I made a few short videos, especially during the 2nd half because, although I was close to the front, there was a giant in front of me and, sometimes, I could see better with the camera! Have a look and enjoy!
The wall is complete and the crowd is singing:
Lights searching the crowd:
“Outside the Wall”:
Photo set of the show:
Ok, these are not the best, I’m still practising on the photo shooting, and, as you might guess, I can’t wait for the dvd release!
What do The Band, Neil Young, Joni Mitchell, Oscar Peterson, Basia Bulat, Arcade Fire and Leonard Cohen all have in common? That’s right, they’re Canadian!
I was reading Rosemary Sullivan’s The Red Shoes: Margaret Atwood Starting Out yesterday and she mentioned Ronnie Hawkins and Joni Mitchell. I was a bit surprised, I had no idea they were Canadian (Ronnie Hawkins is actually born American and got naturalised later). I knew Neil Young, one of my favourite musician, was Canadian, and so was Oscar Peterson, a great jazz musician, although I only learnt that after liking their music, but Joni Mitchell? It’s just weird, I seem to be drawn to Canada; my mother thinks I must have a Canadian sensibilty (my favourite literary theorist, Linda Hutcheon, is also from Canada). Curious to see what other musicians originate from Canada, I had a look on Wikipedia. Guess what? The Band are also Canadian (well, four of the five members)! For those of you who don’t know them, they played with Bob Dylan for a while, and their last concert, The Last Waltz, was made into a film by Martin Scorcese. I am also a big fan of them (I even used to fancy Robbie Robertson as a teenager; don’t laugh!).
So here is some great Canadian music for you!
Joni Mitchell singing “Big Yellow Taxi”, quite a famous song:
Joni Mitchell singing “Coyote” with The Band at The Last Waltz concert:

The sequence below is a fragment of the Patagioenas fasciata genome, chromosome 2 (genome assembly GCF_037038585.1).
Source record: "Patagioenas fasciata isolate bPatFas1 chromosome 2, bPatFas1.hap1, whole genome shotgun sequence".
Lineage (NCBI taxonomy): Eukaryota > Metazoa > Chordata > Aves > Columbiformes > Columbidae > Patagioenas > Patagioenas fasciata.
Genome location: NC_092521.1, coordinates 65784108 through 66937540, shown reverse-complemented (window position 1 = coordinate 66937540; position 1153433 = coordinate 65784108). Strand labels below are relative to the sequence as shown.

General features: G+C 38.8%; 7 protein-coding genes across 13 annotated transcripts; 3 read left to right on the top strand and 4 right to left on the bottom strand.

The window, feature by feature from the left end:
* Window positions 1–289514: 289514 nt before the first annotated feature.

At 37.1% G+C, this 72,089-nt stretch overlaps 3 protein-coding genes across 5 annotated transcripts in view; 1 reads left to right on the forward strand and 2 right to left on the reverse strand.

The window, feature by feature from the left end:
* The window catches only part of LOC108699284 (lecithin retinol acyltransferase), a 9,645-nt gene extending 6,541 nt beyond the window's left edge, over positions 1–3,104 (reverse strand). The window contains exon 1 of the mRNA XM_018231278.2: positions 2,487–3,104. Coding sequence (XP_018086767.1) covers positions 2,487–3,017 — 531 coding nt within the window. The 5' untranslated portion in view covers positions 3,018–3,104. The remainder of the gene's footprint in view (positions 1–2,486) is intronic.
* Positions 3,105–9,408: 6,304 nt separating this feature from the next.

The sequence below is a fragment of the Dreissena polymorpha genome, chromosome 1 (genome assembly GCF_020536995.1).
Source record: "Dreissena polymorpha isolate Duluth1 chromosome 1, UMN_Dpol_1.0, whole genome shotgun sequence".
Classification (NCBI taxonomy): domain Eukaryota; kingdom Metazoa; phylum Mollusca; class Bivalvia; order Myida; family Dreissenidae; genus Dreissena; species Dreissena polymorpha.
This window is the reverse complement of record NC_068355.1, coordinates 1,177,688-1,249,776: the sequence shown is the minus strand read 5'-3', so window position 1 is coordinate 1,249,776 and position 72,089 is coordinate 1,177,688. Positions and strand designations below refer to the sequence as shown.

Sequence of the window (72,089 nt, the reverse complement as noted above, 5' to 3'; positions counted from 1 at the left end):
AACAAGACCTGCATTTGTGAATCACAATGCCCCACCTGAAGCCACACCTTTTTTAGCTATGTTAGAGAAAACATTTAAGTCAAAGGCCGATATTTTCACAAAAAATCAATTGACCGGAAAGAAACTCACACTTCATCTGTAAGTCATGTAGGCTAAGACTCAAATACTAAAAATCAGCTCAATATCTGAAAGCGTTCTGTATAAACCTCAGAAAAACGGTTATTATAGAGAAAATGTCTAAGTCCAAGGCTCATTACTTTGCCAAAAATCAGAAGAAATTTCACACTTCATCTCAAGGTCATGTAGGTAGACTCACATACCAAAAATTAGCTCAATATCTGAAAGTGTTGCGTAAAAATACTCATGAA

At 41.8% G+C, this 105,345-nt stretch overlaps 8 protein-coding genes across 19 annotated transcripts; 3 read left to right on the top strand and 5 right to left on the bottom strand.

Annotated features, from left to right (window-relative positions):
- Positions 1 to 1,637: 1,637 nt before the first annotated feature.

It’s a bit difficult to choose just one song by Neil Young as there are so many I love. You can’t go wrong with “Rockin’ in a Free World”:
And this is “Old Man”, the song that made me discover Neil Young:
I love this version of “The Weight” by The Band and The Staple Singers performed at their last concert, The Last Waltz. Rick Danko is amazing in it and The Staple Singers are amazing!
And, of course, there are the beautiful lyrics of Leonard Cohen, here singing “So Long Marianne”:
I am not really into jazz, but I went out with a jazz musician for three years and got introduced to jazz. When I was with him, he shared his passion with me and I got to figure out what I liked and didn’t like in jazz. Oscar Peterson is quite traditional in his playing of the standards, he is not into this free jazz madness, but he is great. I nearly went to see him in concert; unfortunately, I missed my chance. This is “Caravan” (look at his hands!):
And this is Basia Bulat, an artist I went to see at the Jazz Festival in Montreal last year. She is amazing; she plays so many instruments! This is “In the Night”:
Isn’t she great? Have a look a this one too:
I could keep going for quite a while; some gems, aren’t they? You want one more for the road? Here is “Helpless” performed by Neil Young, The Band and Joni Mitchell:
I hope you enjoyed this musical interlude as much as I did.
I haven’t been really good with my resolution. It’s not that the envy to write is not here or that I don’t have any ideas, but I haven’t had (taken) the time. So, while waiting, I let you discover this jazz trio.
The Phill Collins Trio is based in Waterford and Cork, so keep an eye out for their gigs if you are around. Their first cd, Bucolic, came out just before Christmas and most, if not all, the tracks are original compositions by Phill Collins. You can get a taste of the cd on their myspace page and follow them on facebook.
I haven’t done much this summer, but one of the highlights was Mick Flannery‘s gig in The Blackbird in Ballycotton. The gig was brilliant, even though Mick Flannery had the flu. It was in Ballycotton’s famous pub, The Blackbird. They have a small room for concert and that’s where the gig happened. There must have been about forty people attending so it was really intimate. My friends and I loved it. He’s an excellent singer, able to make your heart pound.
I let you enjoy one of the videos I made there.
Although it was a small gig, there was a support act by Christine Deady, whom I had never heard of but will definitely be looking out for, she had a lovely voice and a certain talent.